November 8, 2010
Monique Perry Danziger, +1 202 293 0740 ext. 222
Greater Accountability Would Improve Development and Rights, Alleviate Poverty
WASHINGTON, DC – The United States should press for greater transparency and accountability in the global financial system at the G20 Summit meeting in Seoul, a coalition of civil society organizations said today. The G20 Advocacy Coalition brings together varied organizations – that share the view that increased transparency is essential to promoting economic development, alleviating poverty and realizing enjoyment of economic and social rights.
Every year developing countries lose approximately $1 trillion in illicit financial flows—the proceeds of crime, corruption and tax evasion. That is roughly ten times the amount of official development assistance for the developing world.
“This is a crucial time for the global economy,” said Tom Cardamone, managing director of Global Financial Integrity, a coalition member. “Our goal is to raise awareness of how illicit financial flows undermine economic development efforts in poor countries and contribute to corruption, crime and poverty. We’re pressing for changes that will curtail these harmful outflows.”
The coalition of civil society organizations represents a broad array of issues and interests, including human rights, poverty alleviation, economic development, business policy and international security. It includes Oxfam America, Human Rights Watch, EarthRights International, ONE, Tax Justice Network USA, New Rules for Global Finance, and the Center for International Policy.
In a letter circulated to key figures on the U.S. G20 delegation, the Coalition states: “The G20 has claimed, ‘The era of bank secrecy is over.’ It is now time for the United States to step forward and make that claim a reality.”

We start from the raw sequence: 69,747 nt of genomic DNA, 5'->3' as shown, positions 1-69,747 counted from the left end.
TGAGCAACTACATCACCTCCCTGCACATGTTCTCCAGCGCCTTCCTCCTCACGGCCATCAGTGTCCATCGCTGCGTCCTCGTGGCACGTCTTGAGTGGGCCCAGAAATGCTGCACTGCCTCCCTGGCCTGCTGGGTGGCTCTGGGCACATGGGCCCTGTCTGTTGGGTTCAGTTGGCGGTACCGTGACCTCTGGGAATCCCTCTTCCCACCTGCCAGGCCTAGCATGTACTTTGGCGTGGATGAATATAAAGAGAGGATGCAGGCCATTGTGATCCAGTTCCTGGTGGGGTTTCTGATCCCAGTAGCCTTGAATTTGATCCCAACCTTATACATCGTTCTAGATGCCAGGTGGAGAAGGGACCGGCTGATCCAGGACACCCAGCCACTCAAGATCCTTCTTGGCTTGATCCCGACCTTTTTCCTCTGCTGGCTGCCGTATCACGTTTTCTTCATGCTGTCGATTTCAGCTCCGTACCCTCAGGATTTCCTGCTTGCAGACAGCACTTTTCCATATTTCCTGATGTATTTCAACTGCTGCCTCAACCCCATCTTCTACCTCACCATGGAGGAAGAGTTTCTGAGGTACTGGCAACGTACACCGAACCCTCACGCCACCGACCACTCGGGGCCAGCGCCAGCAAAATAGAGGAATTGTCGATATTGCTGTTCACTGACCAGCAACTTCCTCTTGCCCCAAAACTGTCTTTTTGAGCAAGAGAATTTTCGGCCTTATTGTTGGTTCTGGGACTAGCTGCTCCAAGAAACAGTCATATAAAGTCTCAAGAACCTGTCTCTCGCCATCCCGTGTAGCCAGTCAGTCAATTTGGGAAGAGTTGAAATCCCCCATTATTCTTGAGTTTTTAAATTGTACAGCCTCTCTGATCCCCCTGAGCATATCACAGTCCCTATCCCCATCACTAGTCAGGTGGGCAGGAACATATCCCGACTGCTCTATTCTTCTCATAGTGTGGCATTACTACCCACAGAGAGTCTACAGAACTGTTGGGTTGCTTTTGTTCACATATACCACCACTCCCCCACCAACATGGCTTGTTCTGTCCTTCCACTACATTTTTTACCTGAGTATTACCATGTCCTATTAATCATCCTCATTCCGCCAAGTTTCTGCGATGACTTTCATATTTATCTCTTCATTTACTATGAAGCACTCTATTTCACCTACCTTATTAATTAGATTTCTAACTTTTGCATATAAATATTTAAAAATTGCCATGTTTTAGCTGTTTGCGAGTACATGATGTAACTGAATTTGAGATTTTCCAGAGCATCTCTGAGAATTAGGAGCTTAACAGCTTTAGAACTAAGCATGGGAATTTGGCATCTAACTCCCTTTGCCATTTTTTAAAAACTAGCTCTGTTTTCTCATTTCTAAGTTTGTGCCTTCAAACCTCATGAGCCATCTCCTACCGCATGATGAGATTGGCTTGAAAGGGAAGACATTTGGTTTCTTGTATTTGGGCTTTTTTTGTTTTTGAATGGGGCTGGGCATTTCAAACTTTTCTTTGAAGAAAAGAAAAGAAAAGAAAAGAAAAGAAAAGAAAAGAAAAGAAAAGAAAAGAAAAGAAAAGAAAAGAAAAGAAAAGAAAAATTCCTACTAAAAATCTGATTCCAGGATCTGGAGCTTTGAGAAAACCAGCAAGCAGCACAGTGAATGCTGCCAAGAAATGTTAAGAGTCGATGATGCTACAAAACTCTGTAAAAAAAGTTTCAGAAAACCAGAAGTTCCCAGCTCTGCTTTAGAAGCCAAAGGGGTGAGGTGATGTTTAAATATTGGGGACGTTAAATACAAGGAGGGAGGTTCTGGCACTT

The group’s main recommendations are:
- Recognize the links between illicit outflows of capital from developing countries, absorption of those resources by tax havens and financial institutions in international financial centers, and the adverse impact those flows have on alleviating poverty, economic development, and meeting economic and social rights obligations;
- Call on the Financial Action Task Force to amend its recommendations 33, 34, and VIII to make the beneficial ownership of all companies, trusts, foundations and charities a matter of public record; and
- Recommend that the International Accounting Standards Board adopt a standard requiring all multinational corporations to report their income and taxes paid on a country-by-country basis.
“These steps would inject much-needed transparency into the global financial system and help ensure that governments are accountable to their people and that public funds are invested to help them realize their rights,” said Arvind Ganesan, director of business and human rights at Human Rights Watch.
*For a complete list of G20 Advocacy Coalition organizations: http://www.ciponline.org/pressroom/articles/101510_G20_Advocacy_Coalition_Letter.html